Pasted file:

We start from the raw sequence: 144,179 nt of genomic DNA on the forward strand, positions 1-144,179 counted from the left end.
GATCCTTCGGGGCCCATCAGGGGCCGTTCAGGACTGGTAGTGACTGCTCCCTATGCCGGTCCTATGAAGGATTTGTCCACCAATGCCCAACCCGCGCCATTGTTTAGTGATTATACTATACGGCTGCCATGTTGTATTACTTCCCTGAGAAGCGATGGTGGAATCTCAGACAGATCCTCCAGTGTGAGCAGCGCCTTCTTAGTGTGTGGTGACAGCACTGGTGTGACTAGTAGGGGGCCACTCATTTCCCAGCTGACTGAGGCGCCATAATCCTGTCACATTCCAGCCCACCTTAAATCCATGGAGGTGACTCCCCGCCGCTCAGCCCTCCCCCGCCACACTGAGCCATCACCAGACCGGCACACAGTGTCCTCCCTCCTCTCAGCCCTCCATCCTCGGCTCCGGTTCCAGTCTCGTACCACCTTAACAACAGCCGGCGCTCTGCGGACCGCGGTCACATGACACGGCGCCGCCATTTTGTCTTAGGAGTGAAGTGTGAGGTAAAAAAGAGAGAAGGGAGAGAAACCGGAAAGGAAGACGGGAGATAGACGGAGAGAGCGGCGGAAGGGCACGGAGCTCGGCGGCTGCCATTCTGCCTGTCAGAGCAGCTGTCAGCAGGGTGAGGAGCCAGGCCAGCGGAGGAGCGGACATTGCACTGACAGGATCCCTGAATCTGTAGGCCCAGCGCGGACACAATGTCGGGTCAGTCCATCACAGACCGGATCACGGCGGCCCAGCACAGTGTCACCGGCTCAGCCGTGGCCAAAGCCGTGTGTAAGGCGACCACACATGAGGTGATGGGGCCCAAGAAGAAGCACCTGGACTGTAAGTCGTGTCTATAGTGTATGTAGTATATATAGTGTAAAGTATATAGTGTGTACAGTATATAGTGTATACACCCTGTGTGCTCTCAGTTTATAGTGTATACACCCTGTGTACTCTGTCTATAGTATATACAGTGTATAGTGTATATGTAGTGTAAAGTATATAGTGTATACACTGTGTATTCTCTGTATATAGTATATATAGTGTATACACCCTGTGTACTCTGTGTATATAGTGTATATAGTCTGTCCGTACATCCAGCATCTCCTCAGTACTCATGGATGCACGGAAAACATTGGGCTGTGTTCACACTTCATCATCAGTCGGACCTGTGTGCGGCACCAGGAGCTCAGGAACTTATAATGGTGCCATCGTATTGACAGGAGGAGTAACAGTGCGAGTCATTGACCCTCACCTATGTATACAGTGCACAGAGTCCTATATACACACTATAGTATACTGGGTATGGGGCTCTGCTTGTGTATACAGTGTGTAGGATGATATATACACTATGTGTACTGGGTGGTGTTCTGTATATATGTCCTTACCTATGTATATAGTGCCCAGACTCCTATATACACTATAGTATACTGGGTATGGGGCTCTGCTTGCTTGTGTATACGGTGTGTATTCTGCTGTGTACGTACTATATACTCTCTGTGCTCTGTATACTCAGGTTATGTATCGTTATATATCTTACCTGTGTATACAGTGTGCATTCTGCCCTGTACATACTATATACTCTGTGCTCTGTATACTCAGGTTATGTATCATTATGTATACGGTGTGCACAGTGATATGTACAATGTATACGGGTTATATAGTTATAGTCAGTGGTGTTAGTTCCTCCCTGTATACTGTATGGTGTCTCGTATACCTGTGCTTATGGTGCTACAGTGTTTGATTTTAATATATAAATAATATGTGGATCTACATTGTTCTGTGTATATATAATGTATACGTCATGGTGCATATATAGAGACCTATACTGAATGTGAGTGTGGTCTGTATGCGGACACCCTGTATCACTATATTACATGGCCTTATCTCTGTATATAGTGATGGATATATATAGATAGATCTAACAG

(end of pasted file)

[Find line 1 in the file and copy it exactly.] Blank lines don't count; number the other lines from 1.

We start from the raw sequence: 144,179 nt of genomic DNA on the forward strand, positions 1-144,179 counted from the left end.